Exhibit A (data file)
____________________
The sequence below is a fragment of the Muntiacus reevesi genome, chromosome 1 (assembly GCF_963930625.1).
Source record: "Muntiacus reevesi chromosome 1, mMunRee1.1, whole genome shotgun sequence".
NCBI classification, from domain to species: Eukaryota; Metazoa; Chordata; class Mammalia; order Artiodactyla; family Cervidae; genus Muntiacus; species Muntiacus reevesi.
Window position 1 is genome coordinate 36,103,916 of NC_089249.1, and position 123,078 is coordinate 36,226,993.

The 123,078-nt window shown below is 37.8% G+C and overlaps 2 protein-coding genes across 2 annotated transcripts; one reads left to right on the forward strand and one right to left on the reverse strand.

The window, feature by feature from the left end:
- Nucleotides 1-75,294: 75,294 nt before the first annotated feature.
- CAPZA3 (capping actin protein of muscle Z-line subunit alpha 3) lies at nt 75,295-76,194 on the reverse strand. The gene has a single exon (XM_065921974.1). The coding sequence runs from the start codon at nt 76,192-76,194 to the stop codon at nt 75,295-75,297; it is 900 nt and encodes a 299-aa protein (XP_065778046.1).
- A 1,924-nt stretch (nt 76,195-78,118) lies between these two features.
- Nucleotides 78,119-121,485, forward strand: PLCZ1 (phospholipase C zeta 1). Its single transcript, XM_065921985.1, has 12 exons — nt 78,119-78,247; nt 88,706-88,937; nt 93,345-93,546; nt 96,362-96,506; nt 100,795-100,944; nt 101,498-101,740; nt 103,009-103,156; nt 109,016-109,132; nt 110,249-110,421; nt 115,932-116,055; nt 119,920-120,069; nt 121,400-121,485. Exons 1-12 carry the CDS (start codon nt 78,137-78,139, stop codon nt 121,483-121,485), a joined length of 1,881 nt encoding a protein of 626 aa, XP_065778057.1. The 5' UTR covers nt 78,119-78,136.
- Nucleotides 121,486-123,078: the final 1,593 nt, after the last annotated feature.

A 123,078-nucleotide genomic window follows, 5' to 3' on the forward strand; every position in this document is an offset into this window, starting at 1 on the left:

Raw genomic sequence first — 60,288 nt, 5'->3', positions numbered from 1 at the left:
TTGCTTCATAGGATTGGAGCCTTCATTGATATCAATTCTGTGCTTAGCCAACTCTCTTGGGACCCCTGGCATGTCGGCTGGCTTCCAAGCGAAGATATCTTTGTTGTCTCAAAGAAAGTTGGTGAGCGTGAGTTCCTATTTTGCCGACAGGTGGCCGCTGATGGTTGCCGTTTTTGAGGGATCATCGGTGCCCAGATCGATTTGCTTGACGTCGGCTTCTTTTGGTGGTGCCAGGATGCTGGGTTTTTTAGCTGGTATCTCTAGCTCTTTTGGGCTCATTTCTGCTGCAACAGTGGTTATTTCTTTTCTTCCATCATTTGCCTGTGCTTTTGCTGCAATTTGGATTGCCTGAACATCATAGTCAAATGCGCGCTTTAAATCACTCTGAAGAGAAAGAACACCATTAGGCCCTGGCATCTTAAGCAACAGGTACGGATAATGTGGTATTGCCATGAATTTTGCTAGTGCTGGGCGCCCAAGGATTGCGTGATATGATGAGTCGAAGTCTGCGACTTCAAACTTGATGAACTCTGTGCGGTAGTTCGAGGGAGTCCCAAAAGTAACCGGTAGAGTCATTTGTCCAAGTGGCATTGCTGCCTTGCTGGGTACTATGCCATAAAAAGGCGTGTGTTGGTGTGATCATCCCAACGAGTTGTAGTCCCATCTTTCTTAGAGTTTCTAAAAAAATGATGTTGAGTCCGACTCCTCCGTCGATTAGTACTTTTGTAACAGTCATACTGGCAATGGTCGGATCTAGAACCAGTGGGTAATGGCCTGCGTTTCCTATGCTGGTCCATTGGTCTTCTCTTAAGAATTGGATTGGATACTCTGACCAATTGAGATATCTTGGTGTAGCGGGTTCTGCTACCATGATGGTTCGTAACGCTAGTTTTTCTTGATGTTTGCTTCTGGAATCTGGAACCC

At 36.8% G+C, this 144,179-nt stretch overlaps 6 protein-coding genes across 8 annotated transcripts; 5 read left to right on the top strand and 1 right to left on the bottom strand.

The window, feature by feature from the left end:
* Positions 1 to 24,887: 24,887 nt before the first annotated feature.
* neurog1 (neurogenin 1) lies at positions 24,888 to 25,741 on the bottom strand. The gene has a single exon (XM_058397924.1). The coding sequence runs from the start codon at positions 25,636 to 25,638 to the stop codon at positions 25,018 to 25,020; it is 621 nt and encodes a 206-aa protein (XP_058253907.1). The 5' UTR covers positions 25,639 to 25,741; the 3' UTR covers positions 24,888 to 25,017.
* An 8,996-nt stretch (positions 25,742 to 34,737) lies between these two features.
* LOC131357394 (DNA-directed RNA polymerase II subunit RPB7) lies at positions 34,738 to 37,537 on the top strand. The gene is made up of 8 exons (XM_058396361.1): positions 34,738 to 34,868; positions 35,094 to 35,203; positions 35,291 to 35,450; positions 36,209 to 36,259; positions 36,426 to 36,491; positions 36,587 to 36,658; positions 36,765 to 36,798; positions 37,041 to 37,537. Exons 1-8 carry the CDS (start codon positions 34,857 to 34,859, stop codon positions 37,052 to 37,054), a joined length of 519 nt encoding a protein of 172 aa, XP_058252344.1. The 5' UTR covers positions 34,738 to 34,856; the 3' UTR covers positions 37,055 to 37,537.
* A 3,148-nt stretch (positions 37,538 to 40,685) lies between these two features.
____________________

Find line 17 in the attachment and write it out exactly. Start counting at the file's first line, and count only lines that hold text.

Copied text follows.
* Positions 1 to 24,887: 24,887 nt before the first annotated feature.